For the second consecutive year, a Worcester Polytechnic Institute (WPI) student robotics engineering team has won the Revolutionary Aerospace Systems Concepts Academic Linkage (RASC-AL) Exploration Robo-Ops Competition sponsored by NASA and organized by the National Institute of Aerospace.
The tournament was held from May 30 to June 1 at the NASA Johnson Space Center’s Rock Yard in Houston, Texas. In this year’s Robo-Ops competition, eight university teams were challenged to design and build a planetary rover and demonstrate its capability to perform a series of competitive tasks, which include negotiating specified upslopes and downslopes, traversing sand and gravel pits, picking up specific rock samples and placing them on the rover for the remainder of the course, and driving over rocks of specified diameter. A portion of the WPI team fielded the Oryx 2.0 robot in Houston, while the control team operated it from the Worcester campus.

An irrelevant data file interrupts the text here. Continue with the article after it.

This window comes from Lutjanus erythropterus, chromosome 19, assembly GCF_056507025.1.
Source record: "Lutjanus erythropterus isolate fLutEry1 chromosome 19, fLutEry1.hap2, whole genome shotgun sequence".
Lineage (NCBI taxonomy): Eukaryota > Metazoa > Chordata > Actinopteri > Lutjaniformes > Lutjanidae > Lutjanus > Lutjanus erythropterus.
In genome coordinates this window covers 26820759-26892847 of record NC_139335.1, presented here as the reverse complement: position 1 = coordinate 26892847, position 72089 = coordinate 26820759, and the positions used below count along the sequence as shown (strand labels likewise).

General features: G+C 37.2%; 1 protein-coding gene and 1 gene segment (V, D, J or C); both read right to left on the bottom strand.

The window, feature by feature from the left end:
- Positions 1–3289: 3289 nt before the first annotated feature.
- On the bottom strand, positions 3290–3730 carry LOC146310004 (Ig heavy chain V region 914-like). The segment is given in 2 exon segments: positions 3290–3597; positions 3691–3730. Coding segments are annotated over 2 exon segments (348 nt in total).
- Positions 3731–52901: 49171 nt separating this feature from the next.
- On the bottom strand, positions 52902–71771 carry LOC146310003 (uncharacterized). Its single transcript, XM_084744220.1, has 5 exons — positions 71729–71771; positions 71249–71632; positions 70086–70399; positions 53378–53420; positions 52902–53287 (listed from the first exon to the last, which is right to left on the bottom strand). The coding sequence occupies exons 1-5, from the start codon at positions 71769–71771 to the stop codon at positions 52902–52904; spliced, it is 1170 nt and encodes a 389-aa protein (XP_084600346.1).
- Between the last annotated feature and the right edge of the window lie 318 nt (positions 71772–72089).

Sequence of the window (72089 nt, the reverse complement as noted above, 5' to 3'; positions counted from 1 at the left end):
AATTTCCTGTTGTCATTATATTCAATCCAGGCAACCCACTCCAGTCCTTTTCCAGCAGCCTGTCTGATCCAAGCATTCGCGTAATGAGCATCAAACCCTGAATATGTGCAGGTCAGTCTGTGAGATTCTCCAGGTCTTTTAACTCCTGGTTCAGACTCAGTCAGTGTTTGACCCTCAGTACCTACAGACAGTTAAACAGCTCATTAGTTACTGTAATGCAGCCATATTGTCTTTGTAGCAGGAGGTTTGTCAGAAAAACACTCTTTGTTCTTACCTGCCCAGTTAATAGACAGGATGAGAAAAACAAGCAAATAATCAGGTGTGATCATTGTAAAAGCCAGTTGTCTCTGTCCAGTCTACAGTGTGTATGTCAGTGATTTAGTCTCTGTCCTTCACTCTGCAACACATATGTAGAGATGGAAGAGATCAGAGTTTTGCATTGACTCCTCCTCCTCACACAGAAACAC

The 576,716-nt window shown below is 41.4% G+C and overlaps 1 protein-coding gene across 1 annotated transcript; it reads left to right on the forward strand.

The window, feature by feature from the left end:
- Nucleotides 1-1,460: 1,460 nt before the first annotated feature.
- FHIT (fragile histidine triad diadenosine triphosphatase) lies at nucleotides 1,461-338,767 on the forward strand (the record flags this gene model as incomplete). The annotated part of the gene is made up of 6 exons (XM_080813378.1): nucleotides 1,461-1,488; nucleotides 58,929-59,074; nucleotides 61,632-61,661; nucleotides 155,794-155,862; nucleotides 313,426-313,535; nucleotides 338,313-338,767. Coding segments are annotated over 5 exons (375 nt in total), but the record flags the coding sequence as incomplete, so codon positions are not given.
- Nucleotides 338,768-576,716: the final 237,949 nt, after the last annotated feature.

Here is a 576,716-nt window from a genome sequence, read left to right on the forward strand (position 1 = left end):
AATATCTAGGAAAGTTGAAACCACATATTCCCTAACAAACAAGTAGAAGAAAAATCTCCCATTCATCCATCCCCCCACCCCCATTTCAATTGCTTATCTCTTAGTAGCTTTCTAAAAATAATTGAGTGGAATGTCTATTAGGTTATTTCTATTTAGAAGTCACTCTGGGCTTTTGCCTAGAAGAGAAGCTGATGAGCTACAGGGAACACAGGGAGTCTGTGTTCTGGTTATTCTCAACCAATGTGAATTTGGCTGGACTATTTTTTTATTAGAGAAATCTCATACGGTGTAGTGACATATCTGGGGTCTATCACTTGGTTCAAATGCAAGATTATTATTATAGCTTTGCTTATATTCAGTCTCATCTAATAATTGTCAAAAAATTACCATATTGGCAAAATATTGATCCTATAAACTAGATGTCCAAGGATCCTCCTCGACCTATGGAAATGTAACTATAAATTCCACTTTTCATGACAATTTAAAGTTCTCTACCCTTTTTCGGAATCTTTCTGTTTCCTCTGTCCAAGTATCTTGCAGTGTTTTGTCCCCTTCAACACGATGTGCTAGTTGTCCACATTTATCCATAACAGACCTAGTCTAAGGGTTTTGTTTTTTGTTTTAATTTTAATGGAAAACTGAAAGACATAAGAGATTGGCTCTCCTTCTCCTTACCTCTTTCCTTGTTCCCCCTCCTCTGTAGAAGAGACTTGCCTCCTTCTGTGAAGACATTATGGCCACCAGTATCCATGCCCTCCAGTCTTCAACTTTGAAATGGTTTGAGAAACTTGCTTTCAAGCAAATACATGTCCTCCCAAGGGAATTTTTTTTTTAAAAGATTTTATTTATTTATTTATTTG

During the one-hour performance run, WPI located and stored 13 rock samples and one alien life form, far outdistancing CalTech, with four rock samples and one alien life form, and the University of Maryland, with two rock samples. There were five other teams in the competition.
Oryx 2.0 will be shipped back to the WPI campus in time to be displayed during TouchTomorrow, a free, interactive festival of hands-on exhibits and activities focused on our scientific and technological future, which will take place on WPI’s campus on June 16. The TouchTomorrow festival is a celebration of NASA’s selection of WPI as host and manager of its latest Centennial Challenge – the Sample Return Robot (SRR) Challenge – a national competition with a total prize purse of $1.5 million that was designed to improve NASA’s capability to explore a variety of destinations in space, as well as to enhance the nation’s robotic technology for use in industries and applications here on Earth. The festival will run simultaneously with the SRR Challenge, which will be taking place on and near the WPI campus.
Read more about Oryx 2.0 here.